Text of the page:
There is also a manual mode you enable through software but we did not feel brave enough to try it.
The Intelligent Orientation Control is perhaps the best feature for those of us not used to flying RC helicopters. It has two modes; Course Lock and Home Lock, both require you to enable them through software. Course Lock lets you fly the Phantom regardless of which way the quadcopter is pointed with forward/backward and left/right controls maintaining their normal function. Home Lock works similarly but the left/right control will make the Phantom circle around the recorded Home location.
Finally, we tested the go-home and land failsafe mode. This only works when you have acquired six or more GPS satellites. We were in a very large open field with no trees around, had more than six satellites and very little wind. We flew the Phantom to about 100-feet away and about 100-feet high when we turned off the transmitter. It was a bit scary, but it indeed flew over the lift off point, hovered for a brief moment and slowly landed within a couple yards of where it took off.
Flying the Phantom is, above all, fun. Our test video looked very good, with little to no wiggling effect, especially after we balanced our propellers and had a little more experience in the air. The Phantom can get you angles you've never before been able to capture. But profitable? No. At least for now, the FCC says you can't charge people for footage from your new toy (see our feature, Attack on the Drones on the legalities of shooting with drone cameras from our August 2013 issue).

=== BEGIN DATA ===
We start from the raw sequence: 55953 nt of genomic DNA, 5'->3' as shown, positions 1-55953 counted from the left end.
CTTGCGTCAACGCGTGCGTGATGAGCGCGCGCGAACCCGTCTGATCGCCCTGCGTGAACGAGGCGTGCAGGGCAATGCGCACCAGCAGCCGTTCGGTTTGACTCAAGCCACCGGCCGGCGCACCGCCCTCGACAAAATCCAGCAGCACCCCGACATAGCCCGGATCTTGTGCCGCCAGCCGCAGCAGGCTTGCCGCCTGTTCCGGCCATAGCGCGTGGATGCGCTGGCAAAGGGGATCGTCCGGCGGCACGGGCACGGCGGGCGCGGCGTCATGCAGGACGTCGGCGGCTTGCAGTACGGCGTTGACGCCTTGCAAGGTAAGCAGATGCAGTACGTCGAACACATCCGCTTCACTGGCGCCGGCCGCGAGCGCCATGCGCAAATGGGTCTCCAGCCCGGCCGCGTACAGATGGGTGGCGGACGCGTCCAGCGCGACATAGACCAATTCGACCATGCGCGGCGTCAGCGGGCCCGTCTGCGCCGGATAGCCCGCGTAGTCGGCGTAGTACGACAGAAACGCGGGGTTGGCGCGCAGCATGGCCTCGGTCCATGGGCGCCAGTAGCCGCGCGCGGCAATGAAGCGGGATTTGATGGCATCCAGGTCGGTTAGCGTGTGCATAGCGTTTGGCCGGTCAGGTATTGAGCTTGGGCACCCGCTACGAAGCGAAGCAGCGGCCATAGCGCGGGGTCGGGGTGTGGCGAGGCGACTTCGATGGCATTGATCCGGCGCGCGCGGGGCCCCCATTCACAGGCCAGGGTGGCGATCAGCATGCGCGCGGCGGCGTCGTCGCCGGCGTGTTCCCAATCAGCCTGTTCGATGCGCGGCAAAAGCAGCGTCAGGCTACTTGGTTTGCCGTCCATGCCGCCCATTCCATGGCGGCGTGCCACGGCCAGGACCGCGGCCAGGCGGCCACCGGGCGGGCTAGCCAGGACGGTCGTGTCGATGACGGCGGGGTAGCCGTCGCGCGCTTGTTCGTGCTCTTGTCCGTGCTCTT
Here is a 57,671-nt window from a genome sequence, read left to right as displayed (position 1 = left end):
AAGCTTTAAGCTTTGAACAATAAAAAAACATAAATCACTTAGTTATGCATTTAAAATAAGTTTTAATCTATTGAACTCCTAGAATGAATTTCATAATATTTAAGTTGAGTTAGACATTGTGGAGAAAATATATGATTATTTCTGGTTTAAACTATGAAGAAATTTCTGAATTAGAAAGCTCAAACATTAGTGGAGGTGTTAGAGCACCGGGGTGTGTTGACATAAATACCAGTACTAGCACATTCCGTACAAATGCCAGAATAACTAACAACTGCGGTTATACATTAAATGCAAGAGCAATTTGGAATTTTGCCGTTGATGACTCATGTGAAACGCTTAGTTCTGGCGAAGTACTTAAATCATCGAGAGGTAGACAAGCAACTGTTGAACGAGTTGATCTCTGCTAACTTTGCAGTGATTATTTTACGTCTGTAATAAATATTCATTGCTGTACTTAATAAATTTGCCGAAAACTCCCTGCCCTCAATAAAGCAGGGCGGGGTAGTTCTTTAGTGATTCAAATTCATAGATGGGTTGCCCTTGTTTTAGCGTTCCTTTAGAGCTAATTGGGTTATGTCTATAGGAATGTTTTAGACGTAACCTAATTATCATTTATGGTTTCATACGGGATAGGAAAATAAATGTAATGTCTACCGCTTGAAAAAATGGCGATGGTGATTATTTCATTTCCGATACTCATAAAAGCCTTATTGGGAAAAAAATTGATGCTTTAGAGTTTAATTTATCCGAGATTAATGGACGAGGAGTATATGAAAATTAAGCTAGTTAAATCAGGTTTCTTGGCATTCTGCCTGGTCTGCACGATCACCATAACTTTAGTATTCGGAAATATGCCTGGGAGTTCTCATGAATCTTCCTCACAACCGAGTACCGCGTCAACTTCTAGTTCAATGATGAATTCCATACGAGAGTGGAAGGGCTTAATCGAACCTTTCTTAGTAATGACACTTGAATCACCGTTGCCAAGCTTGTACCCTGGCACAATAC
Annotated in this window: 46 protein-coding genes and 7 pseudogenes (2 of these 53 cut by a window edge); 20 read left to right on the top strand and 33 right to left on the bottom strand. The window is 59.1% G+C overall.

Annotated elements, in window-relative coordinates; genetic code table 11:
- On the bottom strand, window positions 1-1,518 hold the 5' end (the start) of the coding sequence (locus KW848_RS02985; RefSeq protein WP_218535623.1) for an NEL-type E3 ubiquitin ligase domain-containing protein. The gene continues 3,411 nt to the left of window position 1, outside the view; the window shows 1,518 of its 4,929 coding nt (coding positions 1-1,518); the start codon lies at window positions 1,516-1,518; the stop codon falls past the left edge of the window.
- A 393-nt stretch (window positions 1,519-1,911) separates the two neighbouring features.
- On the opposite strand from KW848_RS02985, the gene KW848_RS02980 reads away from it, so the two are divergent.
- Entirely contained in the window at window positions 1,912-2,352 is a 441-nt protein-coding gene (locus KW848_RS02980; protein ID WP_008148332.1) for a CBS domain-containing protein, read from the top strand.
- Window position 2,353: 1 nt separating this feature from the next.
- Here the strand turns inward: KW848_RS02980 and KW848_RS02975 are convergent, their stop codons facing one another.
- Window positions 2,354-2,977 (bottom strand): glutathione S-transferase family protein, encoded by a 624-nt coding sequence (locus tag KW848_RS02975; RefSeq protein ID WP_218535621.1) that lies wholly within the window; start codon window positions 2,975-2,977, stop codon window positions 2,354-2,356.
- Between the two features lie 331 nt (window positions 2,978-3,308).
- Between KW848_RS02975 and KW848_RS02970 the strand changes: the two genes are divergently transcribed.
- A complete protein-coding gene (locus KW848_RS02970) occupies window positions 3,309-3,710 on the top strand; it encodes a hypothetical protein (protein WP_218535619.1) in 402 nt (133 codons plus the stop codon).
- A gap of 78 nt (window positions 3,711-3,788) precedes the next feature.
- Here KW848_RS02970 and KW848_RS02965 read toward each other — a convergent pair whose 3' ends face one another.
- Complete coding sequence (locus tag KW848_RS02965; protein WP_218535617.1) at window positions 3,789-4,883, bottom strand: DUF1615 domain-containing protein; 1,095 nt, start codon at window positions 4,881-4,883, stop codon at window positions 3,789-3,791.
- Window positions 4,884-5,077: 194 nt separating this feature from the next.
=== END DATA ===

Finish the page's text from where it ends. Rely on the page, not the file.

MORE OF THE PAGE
In all modes, we did have some trouble maintaining the same altitude in a hover. Even without any wind or throttle movement, the Phantom tends to drift up and down a little requiring us to constantly nudge the throttle to maintain altitude. Make no mistake, this is not a replacement for a jib.
Perfectly stable and level footage is the Holy Grail. But to get this, you may find you have to spend more money and time than you initially thought. A good two or three-axis brushless gimbal is about the only way to achieve this footage and most are expensive. There are several third-party gimbals currently available and DJI has its own.
The Phantom is a well-built, well-engineered and relatively low cost aerial video platform. Just remember to save some cash for accessories such as extra batteries, maybe a gimbal and lots of replacement propellers.
Dajiang Innovation Technology
Power consumption: 3.1W
Hover accuracy (GPS mode): Vertical; +/- 31.5” (.8m) Horizontal; +/- 98.4”(2.5m)
Max Yaw Angular Velocity: 220-degrees/sec.
Max Ascent/Descent Speed: +/- 13.4mph (6m/s)
Max Flight Velocity: 22.4mph (10m/s)
Battery type: LiPo
Dimensions (LxWxH): 17.8”x17.8”x7.5” (350mmx190mm), 1.4lb. (650g) with camera mount but no battery.
Working frequency: 2.4GHz ISM
Control Channels: 6
Communication Distance: 300m
Power: AA batteries (4)
Fun, low cost, easy controls, potentially stable.
Short flight time, best stability requires skill and additional accessories.